A monument to Judah P. Benjamin, the Jewish lawyer from Louisiana, who served as Secretary of State in the cabinet of the Confederate States of America, was unveiled in Sarasota today by the local chapter of the United Daughters of the Confederacy. A large crowd attending the dedication ceremonies in the Sarasota civic center park heard speakers praise Benjamin’s services to the Confederate cause.
The monument, which is of pink Georgia marble, has carved into its stone face the inscription: “Near this spot on June 23, 1865, Judah P. Benjamin, Secretary of State of the United Confederacy, set sail for a foreign shore.” Benjamin fled from here to escape Union troops who were pursuing him.
A senator from Louisiana in the period immediately preceding the Civil War, Benjamin was a leading spokesman for the South, although personally opposed to secession. When Louisiana did secede, however, and joined the Confederacy he threw in his lot with the South. He served successively as Attorney-General, Secretary of War and Secretary of State in President Jefferson Davis’ cabinet. On April 2, 1865, when it became obvious that the rebellion of the South was doomed, he together with other government leaders left Richmond, the capital of the Confederacy, and proceeded southward.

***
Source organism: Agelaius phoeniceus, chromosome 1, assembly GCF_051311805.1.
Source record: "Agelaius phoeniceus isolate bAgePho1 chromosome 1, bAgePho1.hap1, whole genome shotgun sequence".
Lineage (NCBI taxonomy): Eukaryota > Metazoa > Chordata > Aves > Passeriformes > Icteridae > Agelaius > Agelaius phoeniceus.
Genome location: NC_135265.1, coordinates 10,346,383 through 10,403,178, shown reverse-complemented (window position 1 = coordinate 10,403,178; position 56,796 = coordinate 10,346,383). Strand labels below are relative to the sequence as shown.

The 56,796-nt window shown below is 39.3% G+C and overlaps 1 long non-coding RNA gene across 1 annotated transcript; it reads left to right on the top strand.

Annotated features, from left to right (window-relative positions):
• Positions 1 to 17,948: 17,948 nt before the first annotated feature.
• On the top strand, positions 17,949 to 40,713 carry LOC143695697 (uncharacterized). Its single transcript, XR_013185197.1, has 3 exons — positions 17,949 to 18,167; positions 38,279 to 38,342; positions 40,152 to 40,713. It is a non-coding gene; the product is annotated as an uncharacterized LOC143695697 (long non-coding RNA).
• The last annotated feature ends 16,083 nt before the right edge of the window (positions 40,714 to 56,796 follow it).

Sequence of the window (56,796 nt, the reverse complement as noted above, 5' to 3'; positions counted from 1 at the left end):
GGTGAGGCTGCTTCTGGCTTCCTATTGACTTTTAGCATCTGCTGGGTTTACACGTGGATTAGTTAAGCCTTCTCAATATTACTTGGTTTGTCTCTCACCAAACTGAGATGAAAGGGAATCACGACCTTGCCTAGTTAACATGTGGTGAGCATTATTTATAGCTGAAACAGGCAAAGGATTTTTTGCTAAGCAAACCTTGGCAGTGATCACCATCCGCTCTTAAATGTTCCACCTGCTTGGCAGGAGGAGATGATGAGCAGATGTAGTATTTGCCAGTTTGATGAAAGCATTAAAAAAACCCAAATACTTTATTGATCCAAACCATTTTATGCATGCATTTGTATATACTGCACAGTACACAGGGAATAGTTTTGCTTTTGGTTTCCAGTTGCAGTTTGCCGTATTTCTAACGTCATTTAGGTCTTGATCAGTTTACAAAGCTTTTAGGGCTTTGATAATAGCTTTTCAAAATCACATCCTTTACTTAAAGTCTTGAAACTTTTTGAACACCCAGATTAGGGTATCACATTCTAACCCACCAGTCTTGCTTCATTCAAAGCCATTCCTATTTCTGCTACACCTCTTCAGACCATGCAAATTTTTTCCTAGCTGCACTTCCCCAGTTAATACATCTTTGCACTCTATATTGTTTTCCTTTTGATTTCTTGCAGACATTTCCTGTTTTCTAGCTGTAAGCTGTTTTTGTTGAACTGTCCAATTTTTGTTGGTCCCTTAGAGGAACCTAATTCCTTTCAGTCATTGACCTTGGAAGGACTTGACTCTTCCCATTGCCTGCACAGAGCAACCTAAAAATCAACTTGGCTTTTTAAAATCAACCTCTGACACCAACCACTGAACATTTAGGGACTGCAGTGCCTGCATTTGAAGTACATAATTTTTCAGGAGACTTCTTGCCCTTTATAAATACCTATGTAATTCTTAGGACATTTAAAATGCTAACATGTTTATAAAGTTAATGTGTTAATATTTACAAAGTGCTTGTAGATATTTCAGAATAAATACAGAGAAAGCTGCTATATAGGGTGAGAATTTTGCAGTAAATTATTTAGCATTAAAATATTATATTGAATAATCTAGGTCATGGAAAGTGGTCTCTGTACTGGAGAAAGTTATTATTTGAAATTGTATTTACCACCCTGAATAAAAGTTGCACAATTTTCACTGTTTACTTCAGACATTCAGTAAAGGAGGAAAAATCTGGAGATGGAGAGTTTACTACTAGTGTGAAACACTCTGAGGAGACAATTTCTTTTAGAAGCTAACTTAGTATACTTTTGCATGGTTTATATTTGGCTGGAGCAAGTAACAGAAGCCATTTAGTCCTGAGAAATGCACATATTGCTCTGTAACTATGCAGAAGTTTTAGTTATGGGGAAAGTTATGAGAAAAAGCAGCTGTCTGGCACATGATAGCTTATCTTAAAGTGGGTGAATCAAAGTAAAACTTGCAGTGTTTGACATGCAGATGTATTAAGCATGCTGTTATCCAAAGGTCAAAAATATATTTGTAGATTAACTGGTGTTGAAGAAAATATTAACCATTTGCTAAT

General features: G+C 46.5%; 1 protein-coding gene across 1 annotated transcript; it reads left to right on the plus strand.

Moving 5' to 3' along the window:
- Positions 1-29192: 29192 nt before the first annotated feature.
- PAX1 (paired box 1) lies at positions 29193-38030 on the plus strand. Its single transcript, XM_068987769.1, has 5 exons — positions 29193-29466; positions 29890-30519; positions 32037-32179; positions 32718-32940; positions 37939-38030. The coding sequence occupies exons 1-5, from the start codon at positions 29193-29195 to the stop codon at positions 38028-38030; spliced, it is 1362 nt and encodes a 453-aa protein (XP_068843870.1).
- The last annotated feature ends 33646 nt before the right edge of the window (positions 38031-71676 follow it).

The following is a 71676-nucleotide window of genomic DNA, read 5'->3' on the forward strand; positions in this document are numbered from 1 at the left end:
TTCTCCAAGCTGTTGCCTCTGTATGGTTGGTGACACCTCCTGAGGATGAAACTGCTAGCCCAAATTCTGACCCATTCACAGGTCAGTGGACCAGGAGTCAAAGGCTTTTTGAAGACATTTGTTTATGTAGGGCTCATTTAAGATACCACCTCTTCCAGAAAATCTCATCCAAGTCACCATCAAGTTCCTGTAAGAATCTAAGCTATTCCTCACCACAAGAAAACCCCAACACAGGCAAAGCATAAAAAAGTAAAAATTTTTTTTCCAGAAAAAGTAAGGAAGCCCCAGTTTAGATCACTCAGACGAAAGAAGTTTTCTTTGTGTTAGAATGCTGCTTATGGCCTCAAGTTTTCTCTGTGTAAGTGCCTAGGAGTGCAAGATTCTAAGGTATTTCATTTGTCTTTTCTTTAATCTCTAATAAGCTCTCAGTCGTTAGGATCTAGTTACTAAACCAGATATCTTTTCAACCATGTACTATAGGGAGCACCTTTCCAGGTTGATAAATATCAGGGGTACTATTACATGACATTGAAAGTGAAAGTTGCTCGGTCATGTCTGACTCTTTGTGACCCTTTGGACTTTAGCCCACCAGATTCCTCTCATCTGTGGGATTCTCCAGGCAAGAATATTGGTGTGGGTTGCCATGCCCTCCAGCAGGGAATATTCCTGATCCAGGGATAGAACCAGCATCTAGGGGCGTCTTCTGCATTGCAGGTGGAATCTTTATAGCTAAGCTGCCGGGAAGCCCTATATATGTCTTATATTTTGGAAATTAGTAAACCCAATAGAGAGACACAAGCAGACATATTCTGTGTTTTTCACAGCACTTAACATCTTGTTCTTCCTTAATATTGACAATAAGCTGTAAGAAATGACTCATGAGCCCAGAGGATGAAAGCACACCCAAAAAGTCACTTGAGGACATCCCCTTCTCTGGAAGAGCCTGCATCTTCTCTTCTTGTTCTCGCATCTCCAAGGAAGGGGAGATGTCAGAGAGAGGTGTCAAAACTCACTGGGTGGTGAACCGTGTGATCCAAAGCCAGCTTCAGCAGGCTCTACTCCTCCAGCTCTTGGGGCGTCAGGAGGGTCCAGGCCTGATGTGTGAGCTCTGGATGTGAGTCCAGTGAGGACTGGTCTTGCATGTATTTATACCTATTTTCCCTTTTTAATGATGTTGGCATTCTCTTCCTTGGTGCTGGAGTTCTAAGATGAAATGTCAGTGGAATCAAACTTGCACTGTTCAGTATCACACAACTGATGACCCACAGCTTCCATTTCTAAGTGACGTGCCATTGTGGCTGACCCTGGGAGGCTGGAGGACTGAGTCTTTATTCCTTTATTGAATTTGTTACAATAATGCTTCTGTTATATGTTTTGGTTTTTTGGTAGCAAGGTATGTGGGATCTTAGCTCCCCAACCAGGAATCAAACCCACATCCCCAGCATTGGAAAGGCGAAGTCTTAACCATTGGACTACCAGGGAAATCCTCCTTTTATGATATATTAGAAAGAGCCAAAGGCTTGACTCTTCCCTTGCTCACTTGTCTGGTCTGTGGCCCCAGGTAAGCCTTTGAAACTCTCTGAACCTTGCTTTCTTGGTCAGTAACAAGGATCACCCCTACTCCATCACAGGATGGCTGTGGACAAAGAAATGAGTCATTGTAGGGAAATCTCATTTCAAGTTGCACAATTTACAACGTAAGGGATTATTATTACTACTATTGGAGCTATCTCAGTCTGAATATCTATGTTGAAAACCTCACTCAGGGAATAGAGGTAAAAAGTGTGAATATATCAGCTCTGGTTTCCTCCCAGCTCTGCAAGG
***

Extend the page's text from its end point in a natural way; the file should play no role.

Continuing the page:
Benjamin finally reached Florida after several narrow escapes from the Union soldiers and on June 23, 1865, sailed for Bimini in the West Indies from whence he eventually went to England. Although 54 years old at the time he fled from the United States and ill from diabetes and a weak heart, Benjamin re-established himself in England, was admitted to the Bar and for sixteen years practiced there, honored as a leader among English barristers. He died in Paris in 1884.
The Archive of the Jewish Telegraphic Agency includes articles published from 1923 to 2008. Archive stories reflect the journalistic standards and practices of the time they were published.